Laparoscopy for BPH therapy

Lap technique may play a role in treating BPH – UrologyTimes

Berlin—A laparoscopic preperitoneal approach cannot only serve as a teaching platform for laparoscopic skills for surgeons, but it also demonstrates reproducible outcomes in the treatment of BPH, according to Belgian researchers who presented their results at the European Association of Urology annual congress here.
Researchers from the Institut Jules Bordet, Universite Libre de Bruxelles in Brussels, conducted a 102-patient prospective study comparing a classical open Millin’s retropubic transcapsular adenectomy in 51 patients and a laparoscopic preperitoneal approach in 52 patients according to a step-by-step transposition of Millin’s procedure described in European Urology (2004; 45:103-9).
Preoperative characteristics were comparable between the groups with respect to age, prostate volume measured by trans-rectal ultrasonography, preoperative micturition, post-void residual volume, and International Prostate Symptom Score (IPSS).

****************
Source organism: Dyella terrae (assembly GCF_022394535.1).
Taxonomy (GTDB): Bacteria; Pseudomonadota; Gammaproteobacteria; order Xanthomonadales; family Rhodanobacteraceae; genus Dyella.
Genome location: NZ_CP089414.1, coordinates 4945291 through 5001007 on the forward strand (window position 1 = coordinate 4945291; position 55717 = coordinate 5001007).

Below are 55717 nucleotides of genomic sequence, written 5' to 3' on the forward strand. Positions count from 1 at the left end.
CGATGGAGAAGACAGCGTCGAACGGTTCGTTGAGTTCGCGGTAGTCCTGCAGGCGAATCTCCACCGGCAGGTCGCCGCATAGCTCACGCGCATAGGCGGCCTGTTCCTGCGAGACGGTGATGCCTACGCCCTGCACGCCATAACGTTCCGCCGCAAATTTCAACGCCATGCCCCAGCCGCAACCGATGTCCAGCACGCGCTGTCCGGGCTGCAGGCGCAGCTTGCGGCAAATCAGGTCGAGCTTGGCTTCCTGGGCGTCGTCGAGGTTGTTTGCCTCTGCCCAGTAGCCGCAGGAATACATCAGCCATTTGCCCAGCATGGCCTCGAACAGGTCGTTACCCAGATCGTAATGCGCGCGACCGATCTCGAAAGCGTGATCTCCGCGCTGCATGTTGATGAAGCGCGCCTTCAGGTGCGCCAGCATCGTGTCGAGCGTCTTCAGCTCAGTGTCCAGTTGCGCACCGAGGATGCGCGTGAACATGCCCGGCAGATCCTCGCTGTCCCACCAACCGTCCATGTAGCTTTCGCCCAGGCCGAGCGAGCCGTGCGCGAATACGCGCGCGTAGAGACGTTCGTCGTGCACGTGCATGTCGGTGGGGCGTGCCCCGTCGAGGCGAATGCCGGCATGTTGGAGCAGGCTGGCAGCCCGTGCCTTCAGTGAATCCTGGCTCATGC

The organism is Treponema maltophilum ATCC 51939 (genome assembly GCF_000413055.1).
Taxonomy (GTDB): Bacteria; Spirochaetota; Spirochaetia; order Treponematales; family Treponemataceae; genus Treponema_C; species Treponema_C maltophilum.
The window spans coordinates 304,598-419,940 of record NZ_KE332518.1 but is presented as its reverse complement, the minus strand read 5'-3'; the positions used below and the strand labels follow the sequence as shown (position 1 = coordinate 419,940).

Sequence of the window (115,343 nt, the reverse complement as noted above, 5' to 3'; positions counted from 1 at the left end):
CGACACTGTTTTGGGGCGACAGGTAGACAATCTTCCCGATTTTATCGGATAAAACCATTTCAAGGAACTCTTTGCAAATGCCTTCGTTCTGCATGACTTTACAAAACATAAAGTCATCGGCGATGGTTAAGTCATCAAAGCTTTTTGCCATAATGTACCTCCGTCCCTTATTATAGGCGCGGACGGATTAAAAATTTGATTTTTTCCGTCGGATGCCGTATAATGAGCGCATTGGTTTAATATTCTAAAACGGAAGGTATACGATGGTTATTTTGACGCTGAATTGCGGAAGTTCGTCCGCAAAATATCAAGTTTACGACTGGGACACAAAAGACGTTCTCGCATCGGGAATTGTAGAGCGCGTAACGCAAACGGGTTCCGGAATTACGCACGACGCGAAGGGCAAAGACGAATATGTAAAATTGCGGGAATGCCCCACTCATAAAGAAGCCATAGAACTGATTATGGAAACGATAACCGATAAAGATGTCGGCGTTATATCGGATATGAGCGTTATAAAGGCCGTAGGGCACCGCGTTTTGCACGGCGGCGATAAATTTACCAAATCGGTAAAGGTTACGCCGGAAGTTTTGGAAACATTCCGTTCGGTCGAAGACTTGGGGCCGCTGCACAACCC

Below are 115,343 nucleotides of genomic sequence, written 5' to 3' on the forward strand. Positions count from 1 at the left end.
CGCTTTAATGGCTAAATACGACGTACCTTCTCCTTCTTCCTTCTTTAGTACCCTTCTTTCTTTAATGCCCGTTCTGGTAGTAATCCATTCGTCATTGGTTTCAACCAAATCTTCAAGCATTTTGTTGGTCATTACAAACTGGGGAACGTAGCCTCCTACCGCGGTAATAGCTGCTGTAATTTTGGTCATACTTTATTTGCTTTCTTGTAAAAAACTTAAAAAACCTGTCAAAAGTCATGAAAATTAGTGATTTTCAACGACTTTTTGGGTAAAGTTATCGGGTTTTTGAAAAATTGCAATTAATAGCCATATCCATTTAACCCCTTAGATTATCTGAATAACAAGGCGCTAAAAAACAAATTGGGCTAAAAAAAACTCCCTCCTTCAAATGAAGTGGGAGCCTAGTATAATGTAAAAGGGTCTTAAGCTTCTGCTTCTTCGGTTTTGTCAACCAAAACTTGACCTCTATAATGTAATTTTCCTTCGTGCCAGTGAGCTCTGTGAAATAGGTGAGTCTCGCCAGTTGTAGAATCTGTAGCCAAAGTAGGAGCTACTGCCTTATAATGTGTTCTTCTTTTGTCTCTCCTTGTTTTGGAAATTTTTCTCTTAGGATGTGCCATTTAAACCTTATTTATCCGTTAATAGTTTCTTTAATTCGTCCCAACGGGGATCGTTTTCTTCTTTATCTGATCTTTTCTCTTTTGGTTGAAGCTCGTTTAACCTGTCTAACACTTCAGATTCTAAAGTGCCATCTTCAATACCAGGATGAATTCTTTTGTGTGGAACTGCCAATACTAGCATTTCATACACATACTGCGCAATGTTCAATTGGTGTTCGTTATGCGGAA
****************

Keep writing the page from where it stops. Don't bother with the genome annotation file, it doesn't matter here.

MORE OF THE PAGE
This study was done with laparoscopy and looked at open vs laparoscopic prostatectomy for BPH for smaller prostates.
I have performed over 10 robotic prostatectomies for BPH with over 150 grams of tissue removed on many men. I think the robotic approach is harder to learn than either of the 2 above methods, but when mastered, leads to an easier and quicker operation.





2 responses to “Laparoscopy for BPH therapy”

  1. kurt Avatar

    thank you for the post – where will the future application of robotic surgery besides urology?

  2. Domenico Savatta, MD Avatar

    In Urology robotics is very well accepted in prostate cancer surgery and is starting to be accepted broadly in bladder cancer surgery.
    Eventually most large urologic surgery will be done this way.
    The next large growth are is GYNECOLOGY. Most hysterectomies and myomectomies will be done this way first, then other gyn procedures may follow.
    I think esophageal and stomach surgery including bypass surgery will have a large percentage being done robotically.
    Cardiac: Some CABG and valve surgery will be done this way.
    Thoracic: Some lung resections and lymph node removals and esophagus surgery.
    Telerobotics and likely incisionless surgery using the natural orifices will be done as well.
    Some of this will be because it is better and some will be by patient demand. Also, the cost of robotics will go down eventually.